Field of Science

Science and Yoga

I have started doing Yoga recently, to give me a bit of calming time during revision, and to get a work out which doesn't involve undue damage to my knees. This has brought about a distinct amount of light-hearted teasing from a Certain Special Someone, who as well as insisting that this means I'm turning into a middle-aged woman also asks me how I can cope with it not being 'scientific'. I'm meant to object to phrases like 'positive energy flows' and things.

Well I do object to them. A little. Our yoga instructor is a cheerful guy in about his thirties who said on the very first day that his science background was pretty much non-existent. Positive energy flows have been mentioned, as have muscles opening up and the mind drifting away etc.

But then I starting thinking about it. What he's saying is not strictly true, he knows that. It's not meant to be true. What it is is a model for how you're thinking and how your body is reacting. A model that fits within the thoughts and philosophies of yoga. There is no positive energy in my legs at any point, there's a lot of lactic acid at some points but that doesn't make any sense in the context of yoga. Like many parts of science, yoga takes the model that works best within the context of what it's doing and rolls with that.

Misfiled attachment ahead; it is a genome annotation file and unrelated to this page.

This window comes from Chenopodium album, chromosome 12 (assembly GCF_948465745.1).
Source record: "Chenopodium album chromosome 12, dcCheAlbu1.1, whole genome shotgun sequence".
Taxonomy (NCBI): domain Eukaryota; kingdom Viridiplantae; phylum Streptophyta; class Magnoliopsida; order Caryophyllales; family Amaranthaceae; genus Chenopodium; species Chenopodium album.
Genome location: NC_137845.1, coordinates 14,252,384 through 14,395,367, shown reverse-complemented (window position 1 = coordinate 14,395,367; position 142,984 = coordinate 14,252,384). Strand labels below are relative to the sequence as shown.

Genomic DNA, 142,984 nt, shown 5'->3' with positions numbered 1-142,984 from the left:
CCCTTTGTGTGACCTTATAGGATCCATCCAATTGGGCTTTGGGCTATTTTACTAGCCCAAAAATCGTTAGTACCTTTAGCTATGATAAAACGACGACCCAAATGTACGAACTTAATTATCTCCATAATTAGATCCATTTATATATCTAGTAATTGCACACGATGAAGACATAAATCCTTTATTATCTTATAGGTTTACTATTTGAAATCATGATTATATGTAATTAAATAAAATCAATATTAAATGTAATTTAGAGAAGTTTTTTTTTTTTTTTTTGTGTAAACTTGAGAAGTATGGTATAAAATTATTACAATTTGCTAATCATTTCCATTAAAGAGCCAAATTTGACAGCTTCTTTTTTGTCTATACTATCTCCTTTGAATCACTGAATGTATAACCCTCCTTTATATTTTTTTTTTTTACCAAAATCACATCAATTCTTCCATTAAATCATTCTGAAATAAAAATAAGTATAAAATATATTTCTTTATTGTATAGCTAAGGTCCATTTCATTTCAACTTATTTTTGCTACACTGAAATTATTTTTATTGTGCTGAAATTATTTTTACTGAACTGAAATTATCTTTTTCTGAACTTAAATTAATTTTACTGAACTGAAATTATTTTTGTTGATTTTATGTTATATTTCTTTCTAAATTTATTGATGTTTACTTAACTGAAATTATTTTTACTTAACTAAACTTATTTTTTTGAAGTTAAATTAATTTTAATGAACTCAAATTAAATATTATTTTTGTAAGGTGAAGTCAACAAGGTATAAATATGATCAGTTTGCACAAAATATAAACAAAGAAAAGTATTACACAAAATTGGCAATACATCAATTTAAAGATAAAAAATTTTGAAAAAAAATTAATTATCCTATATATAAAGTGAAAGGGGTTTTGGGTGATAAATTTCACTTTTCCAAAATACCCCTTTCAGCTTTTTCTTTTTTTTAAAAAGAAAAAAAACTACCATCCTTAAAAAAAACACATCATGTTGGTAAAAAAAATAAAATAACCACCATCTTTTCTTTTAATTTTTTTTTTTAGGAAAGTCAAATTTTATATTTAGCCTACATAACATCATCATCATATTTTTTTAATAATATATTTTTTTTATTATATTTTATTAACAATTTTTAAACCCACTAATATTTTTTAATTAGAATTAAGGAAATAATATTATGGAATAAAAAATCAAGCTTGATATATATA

I'm not claiming that yoga is scientific here. It isn't, it hasn't got the scientific method and evaluation behind it (it's more of a philosophy if it's anything, which means the aforementioned Certain Special Someone should have a little more respect for it :p ). But using chakras and energy points to describe what's happening is no worse than enzymologists using clunky atoms-as-large-balls models to work their models of catalysis.

[As an aside, enzymologists tend to be very realistic when it comes to thinking of science as a model. They know that there's very little chance of ever finding out exactly what's going on in the catalytic centre of an enzyme. They thought they were in with a chance, somewhere in the 70s, but then quantum entered biology and it all went a bit weird]

There is, however, a difference between 'working model' and 'bad science'. Claims that yoga does things like 'release toxins' or 'energise the DNA' or whatever are nonsense and bad science; Pseudo-scientific babble that could easily be described as downright lies. But being told to feel your breath being used to flow energy through you (or whatever, he's not yet gone that far but it's a nice phrase nevertheless) I would say isn't bad science. It's a way of describing a feeling, that allows you to grasp what you're trying to do. There's no scientific way of putting it. It's a model for a way of feeling, and it's the best model within the context of yoga.

Until you start taking it too seriously, obviously. But then, that's true for everything.

3 comments:

John Farrell said...

Fascinating. Years ago as an undergrad I had to learn Tai Chi as part of a martial arts program I was taking. I'm grateful to find that after all these years it comes back quickly now as I relearn it.

But my instructor never said anything about the chi area having any effect on my DNA.

:)

Lab Rat said...

I have a friend doing Tai Chi at the moment. he's a physicist :)

DNA has not actually been mentioned yet. If it ever is, I think I'd just break down in giggles, which could be a bit fatal during the third warrior stance (where you're standing on one leg anyway)

rhan said...

The moment you stop treating it like a model and start trying to pass it off as truth is when the science dies. And philosophy means love of thinking, anyway, so I just take it as an excuse to have some fun :)